Annulement of university degrees due to administrative flaws and omissions of the University violated the privacy of students

JUDGMENT

Convertito and others v. Romania 03.03.2020 (no. 30547/14)

see here 

SUMMARY

The case concerned the annulment, owing to administrative flaws, of State degrees in dentistry
obtained by the applicants in Romania.

The Court noted that the decisions to enrol the students in the first year of higher education had
been issued and signed by the Dean of the Faculty of Medicine and Pharmacy, before the acceptance
letters had been obtained. On the basis of those decisions the applicants had been authorised to
complete a full six-year course in dentistry. The university senate also confirmed the legality of the
applicants’ administrative situation and validated their participation in the final exams.

The Court thus found that there was a discrepancy between the views of the university
administration and the Ministry of Education about the belated issuance of the acceptance letters.

The resulting uncertainty and inconsistency could certainly not be held against the applicants.

PRINCIPAL FACTS

The applicants, Mr Armando Convertito, Mr Giovanni Muscia, Mr Franco Manfredi, Mr Pasquale De
Stasio and Mr Luigi Felice Francesco Di Mariano, are Italian nationals who were born in 1975, 1983,
1974, 1973 and 1961 respectively and live in San Marco Evangelista, Caltagirone, San Cono, Naples
and Aci Bonaccorsi.

In October 2003 the Dean of the Faculty of Medicine and Pharmacy of Oradea University accepted
applications from the first four applicants to enrol as first-year students in dentistry. In October 2004
he accepted the application of the fifth applicant. Following these registration decisions the
applicants commenced their studies.

In September 2005 the Ministry of Education issued letters of acceptance for the last four applicants,
valid from the academic year 2005/2006. In November 2009 it issued a letter to the first applicant. In
early 2009 there was an exchange between the President of the university and representatives of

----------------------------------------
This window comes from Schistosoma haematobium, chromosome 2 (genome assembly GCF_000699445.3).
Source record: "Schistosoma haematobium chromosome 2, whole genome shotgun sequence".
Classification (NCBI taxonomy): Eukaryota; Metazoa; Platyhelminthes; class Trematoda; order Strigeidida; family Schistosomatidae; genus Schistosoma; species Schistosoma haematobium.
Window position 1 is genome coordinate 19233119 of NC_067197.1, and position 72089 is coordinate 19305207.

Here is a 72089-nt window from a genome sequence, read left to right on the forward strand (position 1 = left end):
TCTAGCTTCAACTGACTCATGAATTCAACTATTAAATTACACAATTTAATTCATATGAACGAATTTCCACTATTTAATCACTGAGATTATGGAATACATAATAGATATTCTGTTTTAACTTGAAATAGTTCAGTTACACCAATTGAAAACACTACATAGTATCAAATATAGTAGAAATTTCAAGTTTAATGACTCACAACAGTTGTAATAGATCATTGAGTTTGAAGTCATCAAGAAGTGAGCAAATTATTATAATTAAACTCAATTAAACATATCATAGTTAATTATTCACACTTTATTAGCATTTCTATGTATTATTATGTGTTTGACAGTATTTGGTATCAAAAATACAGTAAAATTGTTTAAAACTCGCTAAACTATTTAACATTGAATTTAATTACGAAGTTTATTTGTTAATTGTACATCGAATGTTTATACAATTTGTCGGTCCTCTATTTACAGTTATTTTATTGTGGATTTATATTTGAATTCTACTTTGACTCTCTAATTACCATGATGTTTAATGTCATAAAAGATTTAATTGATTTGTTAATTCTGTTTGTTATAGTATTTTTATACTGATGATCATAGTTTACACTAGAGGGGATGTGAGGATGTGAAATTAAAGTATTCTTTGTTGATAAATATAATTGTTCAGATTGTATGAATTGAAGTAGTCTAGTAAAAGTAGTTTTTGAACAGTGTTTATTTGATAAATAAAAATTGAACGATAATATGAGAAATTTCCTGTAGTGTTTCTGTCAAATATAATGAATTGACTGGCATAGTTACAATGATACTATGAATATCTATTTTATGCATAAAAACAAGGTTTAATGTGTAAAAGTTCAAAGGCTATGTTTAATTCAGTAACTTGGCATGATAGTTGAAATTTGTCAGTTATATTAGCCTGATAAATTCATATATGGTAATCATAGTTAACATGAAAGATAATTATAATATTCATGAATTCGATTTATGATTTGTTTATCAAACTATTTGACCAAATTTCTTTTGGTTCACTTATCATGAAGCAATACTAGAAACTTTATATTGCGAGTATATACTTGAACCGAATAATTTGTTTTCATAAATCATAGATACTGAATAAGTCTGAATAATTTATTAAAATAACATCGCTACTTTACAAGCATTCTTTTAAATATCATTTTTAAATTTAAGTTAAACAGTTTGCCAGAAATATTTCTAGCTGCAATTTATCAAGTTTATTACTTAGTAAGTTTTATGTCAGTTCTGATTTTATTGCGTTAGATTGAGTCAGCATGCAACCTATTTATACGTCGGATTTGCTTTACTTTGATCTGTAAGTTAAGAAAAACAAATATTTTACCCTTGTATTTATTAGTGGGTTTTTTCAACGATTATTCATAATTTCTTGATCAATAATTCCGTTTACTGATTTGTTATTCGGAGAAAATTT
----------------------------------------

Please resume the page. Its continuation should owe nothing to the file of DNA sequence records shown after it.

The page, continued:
the Ministry of Education concerning the letters of acceptance of 39 foreign students, including the
five applicants. The first applicant had still not received his letter of acceptance and the letters
issued to the others did not concern the year of their enrolment at university, but the following year.
The President sought the advice of the Ministry of Education on the advisability of all these students
taking the final examinations. In September 2009, then January and September 2010, the university
senate decided to allow the five applicants to sit for the final examinations.

The first four applicants passed their examinations in the February 2010 session and were awarded
their State degrees in dentistry in March 2010. The fifth applicant, sitting in the September 2010
session, received his degree in November 2010. The applicants subsequently initiated the
procedures to obtain recognition of these degrees by the Italian authorities in order to practise as
dentists in Italy.

In 2011, in the context of an audit conducted by the Ministry of Education, at the request of the
Italian authorities, to verify the authenticity of the degrees, a report concluded that there were
irregularities concerning the belated issuance of acceptance letters to a number of students,
including those received by the five applicants. In September 2011 the Ministry of Education asked
the President of Oradea University to annul the degrees owing to the late issuance of those letters.